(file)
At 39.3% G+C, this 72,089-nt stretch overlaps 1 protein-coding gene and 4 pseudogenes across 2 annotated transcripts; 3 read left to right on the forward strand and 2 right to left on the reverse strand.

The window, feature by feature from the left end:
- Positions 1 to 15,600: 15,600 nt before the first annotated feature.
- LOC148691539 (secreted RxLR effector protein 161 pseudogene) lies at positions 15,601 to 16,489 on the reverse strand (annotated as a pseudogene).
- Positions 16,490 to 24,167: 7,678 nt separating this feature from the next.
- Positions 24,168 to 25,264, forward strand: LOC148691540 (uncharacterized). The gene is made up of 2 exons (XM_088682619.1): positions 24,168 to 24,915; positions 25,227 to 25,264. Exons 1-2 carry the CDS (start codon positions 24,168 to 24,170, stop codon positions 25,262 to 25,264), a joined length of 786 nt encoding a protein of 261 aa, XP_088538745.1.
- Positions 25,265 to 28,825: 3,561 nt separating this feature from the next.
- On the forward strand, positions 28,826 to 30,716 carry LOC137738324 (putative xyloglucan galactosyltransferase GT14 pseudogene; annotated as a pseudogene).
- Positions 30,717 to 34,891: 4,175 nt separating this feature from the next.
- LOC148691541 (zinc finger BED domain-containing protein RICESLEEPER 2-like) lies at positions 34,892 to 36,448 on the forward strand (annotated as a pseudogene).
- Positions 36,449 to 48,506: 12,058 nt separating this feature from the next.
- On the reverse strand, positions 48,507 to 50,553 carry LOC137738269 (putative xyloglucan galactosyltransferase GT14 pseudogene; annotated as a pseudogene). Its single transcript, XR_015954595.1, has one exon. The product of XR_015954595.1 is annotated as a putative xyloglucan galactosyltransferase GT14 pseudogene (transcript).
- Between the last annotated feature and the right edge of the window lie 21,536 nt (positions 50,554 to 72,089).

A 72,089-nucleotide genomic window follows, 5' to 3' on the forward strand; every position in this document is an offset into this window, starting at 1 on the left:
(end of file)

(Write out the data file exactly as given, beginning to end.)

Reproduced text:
At 39.3% G+C, this 72,089-nt stretch overlaps 1 protein-coding gene and 4 pseudogenes across 2 annotated transcripts; 3 read left to right on the forward strand and 2 right to left on the reverse strand.

The window, feature by feature from the left end:
- Positions 1 to 15,600: 15,600 nt before the first annotated feature.
- LOC148691539 (secreted RxLR effector protein 161 pseudogene) lies at positions 15,601 to 16,489 on the reverse strand (annotated as a pseudogene).
- Positions 16,490 to 24,167: 7,678 nt separating this feature from the next.
- Positions 24,168 to 25,264, forward strand: LOC148691540 (uncharacterized). The gene is made up of 2 exons (XM_088682619.1): positions 24,168 to 24,915; positions 25,227 to 25,264. Exons 1-2 carry the CDS (start codon positions 24,168 to 24,170, stop codon positions 25,262 to 25,264), a joined length of 786 nt encoding a protein of 261 aa, XP_088538745.1.
- Positions 25,265 to 28,825: 3,561 nt separating this feature from the next.
- On the forward strand, positions 28,826 to 30,716 carry LOC137738324 (putative xyloglucan galactosyltransferase GT14 pseudogene; annotated as a pseudogene).
- Positions 30,717 to 34,891: 4,175 nt separating this feature from the next.
- LOC148691541 (zinc finger BED domain-containing protein RICESLEEPER 2-like) lies at positions 34,892 to 36,448 on the forward strand (annotated as a pseudogene).
- Positions 36,449 to 48,506: 12,058 nt separating this feature from the next.
- On the reverse strand, positions 48,507 to 50,553 carry LOC137738269 (putative xyloglucan galactosyltransferase GT14 pseudogene; annotated as a pseudogene). Its single transcript, XR_015954595.1, has one exon. The product of XR_015954595.1 is annotated as a putative xyloglucan galactosyltransferase GT14 pseudogene (transcript).
- Between the last annotated feature and the right edge of the window lie 21,536 nt (positions 50,554 to 72,089).

A 72,089-nucleotide genomic window follows, 5' to 3' on the forward strand; every position in this document is an offset into this window, starting at 1 on the left: